Topics: Greenhouse, Heat, Irrigation Pages: 7 (1751 words) Published: April 28, 2013
Jason Sander
Grade 11 D


Table of Contents

Design Brief

Free Hand Sketches

Two Point Perspective


Blue Prints



A greenhouse (also called a glasshouse) is a building in which plants are grown. These structures range in size from small sheds to industrial-sized buildings. A miniature greenhouse is known as a cold frame. A greenhouse is a structural building with different types of covering materials, such as a glass or plastic roof and frequently glass or plastic walls; it heats up because incoming visible solar radiation (for which the glass is transparent) from the sun is absorbed by plants,soil, and other things inside the building. Air warmed by the heat from hot interior surfaces is retained in the building by the roof and wall. In addition, the warmed structures and plants inside the greenhouse re-radiate some of their thermal energy in the infrared spectrum, to which glass is partly opaque, so some of this energy is also trapped inside the glasshouse. However, this latter process is a minor player compared with the former (convective) process. Thus, the primary heating mechanism of a greenhouse is convection. This can be demonstrated by opening a small window near the roof of a greenhouse: the temperature drops considerably. This principle is the basis of the autovent automatic cooling system. Thus, the glass used for a greenhouse works as a barrier to air flow, and its effect is to trap energy within the greenhouse. The air that is warmed near the ground is prevented from rising indefinitely and flowing away. Although heat loss due to thermal conduction through the glass and other building materials occurs, net energy (and therefore temperature) increases inside the greenhouse.

Greenhouses can be divided into glass greenhouses and plastic greenhouses. Plastics mostly used are polyethylene film and multiwall sheets of polycarbonate material, or PMMA acrylic glass. Commercial glass greenhouses are often high-tech production facilities for vegetables or flowers. The glass greenhouses are filled with equipment such as screening installations, heating, cooling and lighting, and may be automatically controlled by a computer. For temperature control purposes, three types of greenhouses exist: a hot greenhouse, a warm greenhouse, a cool greenhouse.

Hot Greenhouse
A hot greenhouse's inside temperature is maintained at a minimum of sixty five degrees. You can at some future date increase the temperature, but a hot greenhouse is intended for growing tropical and exotic plants. If you live in a very cold region, you will need to install heating and lighting equipment to satisfy the requirements of tropical and exotic plant species.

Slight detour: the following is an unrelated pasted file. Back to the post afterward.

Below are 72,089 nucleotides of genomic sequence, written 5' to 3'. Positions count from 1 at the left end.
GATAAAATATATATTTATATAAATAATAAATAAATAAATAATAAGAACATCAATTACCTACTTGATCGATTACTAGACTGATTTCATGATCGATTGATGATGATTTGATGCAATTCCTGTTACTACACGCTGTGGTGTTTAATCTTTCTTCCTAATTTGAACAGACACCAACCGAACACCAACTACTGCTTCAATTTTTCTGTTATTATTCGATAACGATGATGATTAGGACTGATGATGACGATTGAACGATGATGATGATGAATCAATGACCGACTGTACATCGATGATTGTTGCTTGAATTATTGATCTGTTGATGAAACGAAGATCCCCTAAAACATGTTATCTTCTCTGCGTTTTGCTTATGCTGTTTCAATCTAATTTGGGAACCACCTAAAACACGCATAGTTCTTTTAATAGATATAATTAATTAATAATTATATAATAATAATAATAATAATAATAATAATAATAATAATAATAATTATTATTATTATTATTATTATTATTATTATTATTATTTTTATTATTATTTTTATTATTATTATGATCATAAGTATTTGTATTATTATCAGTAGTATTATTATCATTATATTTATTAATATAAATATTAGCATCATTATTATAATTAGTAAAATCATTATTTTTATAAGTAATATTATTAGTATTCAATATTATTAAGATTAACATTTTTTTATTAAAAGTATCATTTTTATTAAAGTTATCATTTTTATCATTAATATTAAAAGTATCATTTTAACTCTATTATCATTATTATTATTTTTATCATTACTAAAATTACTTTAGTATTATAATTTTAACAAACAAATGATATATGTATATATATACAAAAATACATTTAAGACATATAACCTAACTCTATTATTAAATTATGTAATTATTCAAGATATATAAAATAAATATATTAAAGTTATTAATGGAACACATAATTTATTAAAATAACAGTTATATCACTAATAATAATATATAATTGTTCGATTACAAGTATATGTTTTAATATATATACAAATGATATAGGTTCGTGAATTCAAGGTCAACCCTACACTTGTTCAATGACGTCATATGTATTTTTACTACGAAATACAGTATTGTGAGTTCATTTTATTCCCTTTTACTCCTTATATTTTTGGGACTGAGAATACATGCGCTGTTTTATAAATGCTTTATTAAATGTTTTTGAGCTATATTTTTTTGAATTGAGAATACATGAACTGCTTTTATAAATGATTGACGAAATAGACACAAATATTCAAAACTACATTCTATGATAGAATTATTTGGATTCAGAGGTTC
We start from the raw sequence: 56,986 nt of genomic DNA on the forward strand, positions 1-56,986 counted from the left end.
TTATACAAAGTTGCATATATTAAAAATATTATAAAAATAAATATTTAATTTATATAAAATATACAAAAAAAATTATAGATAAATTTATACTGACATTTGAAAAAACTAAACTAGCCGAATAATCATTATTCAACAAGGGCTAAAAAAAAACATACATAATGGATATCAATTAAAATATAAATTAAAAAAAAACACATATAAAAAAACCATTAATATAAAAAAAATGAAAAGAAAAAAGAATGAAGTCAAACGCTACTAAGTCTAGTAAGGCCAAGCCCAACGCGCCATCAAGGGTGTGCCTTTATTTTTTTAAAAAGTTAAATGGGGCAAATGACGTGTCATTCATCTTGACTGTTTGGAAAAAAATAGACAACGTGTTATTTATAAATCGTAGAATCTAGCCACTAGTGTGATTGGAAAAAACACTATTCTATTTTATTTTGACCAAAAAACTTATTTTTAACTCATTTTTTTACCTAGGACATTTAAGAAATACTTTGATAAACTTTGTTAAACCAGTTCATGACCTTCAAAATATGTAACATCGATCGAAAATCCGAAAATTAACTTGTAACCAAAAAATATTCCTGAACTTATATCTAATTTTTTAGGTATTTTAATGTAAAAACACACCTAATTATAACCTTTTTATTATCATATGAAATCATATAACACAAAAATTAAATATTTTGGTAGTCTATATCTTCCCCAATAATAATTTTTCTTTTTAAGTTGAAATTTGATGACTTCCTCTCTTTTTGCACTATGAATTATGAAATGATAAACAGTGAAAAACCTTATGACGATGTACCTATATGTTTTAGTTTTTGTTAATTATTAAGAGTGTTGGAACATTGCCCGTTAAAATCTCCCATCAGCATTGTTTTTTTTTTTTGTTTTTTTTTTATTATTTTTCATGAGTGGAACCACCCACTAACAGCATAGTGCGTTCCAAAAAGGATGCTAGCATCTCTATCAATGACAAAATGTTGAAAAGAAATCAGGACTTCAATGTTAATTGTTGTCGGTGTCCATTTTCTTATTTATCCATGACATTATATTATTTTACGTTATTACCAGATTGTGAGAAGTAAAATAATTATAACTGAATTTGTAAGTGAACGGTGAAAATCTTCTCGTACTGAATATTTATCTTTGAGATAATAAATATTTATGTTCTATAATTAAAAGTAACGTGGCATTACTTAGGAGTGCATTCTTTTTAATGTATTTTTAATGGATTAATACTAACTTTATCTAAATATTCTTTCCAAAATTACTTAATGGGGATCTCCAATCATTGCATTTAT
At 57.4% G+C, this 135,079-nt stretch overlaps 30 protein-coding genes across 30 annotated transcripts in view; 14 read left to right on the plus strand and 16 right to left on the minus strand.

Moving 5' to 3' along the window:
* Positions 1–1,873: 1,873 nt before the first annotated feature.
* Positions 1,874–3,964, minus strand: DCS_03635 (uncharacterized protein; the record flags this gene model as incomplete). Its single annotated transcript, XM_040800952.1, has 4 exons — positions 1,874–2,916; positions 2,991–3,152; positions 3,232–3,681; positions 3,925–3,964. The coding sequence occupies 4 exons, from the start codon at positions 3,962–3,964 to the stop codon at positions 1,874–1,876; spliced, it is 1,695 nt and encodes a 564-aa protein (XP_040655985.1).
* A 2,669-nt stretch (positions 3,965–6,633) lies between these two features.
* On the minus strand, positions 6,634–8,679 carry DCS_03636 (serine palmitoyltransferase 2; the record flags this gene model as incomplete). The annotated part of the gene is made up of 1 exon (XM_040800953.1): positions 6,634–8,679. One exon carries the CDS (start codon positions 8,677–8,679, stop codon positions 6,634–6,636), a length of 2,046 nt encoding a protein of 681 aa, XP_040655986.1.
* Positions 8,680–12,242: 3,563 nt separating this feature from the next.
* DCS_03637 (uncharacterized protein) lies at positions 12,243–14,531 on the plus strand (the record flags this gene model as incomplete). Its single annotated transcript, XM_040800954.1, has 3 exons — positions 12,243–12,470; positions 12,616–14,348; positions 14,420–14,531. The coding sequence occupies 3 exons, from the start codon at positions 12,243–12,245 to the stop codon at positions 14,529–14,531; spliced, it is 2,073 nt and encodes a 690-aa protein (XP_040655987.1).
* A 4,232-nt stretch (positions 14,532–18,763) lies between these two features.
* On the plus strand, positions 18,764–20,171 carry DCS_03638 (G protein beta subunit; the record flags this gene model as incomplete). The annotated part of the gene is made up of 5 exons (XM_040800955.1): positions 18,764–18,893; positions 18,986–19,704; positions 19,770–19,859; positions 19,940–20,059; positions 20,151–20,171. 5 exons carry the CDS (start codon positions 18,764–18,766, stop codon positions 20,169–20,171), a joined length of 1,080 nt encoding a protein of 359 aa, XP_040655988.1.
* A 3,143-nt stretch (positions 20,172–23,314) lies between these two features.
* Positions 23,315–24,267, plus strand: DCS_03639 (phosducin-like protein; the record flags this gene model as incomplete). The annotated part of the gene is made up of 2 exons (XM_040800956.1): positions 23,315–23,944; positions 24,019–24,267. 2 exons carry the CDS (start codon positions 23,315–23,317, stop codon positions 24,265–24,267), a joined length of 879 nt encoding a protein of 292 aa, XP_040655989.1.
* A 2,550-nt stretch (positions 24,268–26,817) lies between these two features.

Warm Greenhouse
The temperature inside a warm greenhouse, on the other hand, is at about fifty-five degrees F. At this temperature, a larger variety of plants can be grown, perhaps as many as you would in your outdoor garden. You may still need to resort to the use of additional heat and light during the winter months.

Cool Greenhouse
A cool greenhouse (frost-free greenhouse) is maintained at a temperature ranging from forty to forty five degrees F. This temperature is ideal for growing seedlings or any plants that do not need warmer temperatures to survive. A cool greenhouse is perfect for starting your plants and vegetables in anticipation of the summer months. Generally, the use of heat or lights isn't required for a cool greenhouse.

As for structure, there are generally three types: lean-to, detached, ridge and furrow or gutter connected.

The lean-to type of greenhouse is rarely used for commercial purposes because of size restrictions, but is the most popular among hobbyists.

Detached greenhouses - as the name suggests - are independent and are stand alone structures. However, they may still be attached to a work area or else provide access to another greenhouse...

Bibliography: * Cunningham, Anne S. (2000). Crystal palaces : garden conservatories of the United States. Princeton Architectural Press, New York, ISBN 1-56898-242-9
* Lemmon, Kenneth (1963). The covered garden. Dufour, Philadelphia
* Muijzenberg, Erwin W B van den (1980) A history of greenhouses. Institute for Agricultural Engineering, Wageningen, Netherlands;
* Vleeschouwer, Olivier de (2001). Greenhouses and conservatories. Flammarion, Paris, ISBN 2-08-010585-X
* Woods, May (1988). Glass houses: history of greenhouses, orangeries and conservatories. Aurum Press, London, ISBN 0-906053-85-4
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